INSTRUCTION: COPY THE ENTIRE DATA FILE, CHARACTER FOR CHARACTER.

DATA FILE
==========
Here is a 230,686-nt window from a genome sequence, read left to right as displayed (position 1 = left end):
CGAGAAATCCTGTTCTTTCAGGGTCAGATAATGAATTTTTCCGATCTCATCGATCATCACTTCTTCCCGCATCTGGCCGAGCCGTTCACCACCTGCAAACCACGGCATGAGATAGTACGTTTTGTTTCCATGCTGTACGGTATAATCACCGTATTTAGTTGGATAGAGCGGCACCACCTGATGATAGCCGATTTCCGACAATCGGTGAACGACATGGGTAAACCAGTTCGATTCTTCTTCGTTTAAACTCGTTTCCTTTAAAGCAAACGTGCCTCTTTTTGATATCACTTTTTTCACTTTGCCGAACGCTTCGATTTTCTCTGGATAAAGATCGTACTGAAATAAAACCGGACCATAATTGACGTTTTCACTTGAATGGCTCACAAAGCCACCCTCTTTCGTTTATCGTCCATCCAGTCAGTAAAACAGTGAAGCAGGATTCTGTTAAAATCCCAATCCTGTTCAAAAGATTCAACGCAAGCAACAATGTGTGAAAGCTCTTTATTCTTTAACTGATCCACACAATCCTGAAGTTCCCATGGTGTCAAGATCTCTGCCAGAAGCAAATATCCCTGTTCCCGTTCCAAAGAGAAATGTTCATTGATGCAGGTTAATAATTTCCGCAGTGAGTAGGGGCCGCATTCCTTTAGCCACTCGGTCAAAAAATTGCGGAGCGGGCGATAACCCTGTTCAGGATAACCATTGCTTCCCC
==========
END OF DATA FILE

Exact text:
Here is a 230,686-nt window from a genome sequence, read left to right as displayed (position 1 = left end):
CGAGAAATCCTGTTCTTTCAGGGTCAGATAATGAATTTTTCCGATCTCATCGATCATCACTTCTTCCCGCATCTGGCCGAGCCGTTCACCACCTGCAAACCACGGCATGAGATAGTACGTTTTGTTTCCATGCTGTACGGTATAATCACCGTATTTAGTTGGATAGAGCGGCACCACCTGATGATAGCCGATTTCCGACAATCGGTGAACGACATGGGTAAACCAGTTCGATTCTTCTTCGTTTAAACTCGTTTCCTTTAAAGCAAACGTGCCTCTTTTTGATATCACTTTTTTCACTTTGCCGAACGCTTCGATTTTCTCTGGATAAAGATCGTACTGAAATAAAACCGGACCATAATTGACGTTTTCACTTGAATGGCTCACAAAGCCACCCTCTTTCGTTTATCGTCCATCCAGTCAGTAAAACAGTGAAGCAGGATTCTGTTAAAATCCCAATCCTGTTCAAAAGATTCAACGCAAGCAACAATGTGTGAAAGCTCTTTATTCTTTAACTGATCCACACAATCCTGAAGTTCCCATGGTGTCAAGATCTCTGCCAGAAGCAAATATCCCTGTTCCCGTTCCAAAGAGAAATGTTCATTGATGCAGGTTAATAATTTCCGCAGTGAGTAGGGGCCGCATTCCTTTAGCCACTCGGTCAAAAAATTGCGGAGCGGGCGATAACCCTGTTCAGGATAACCATTGCTTCCCC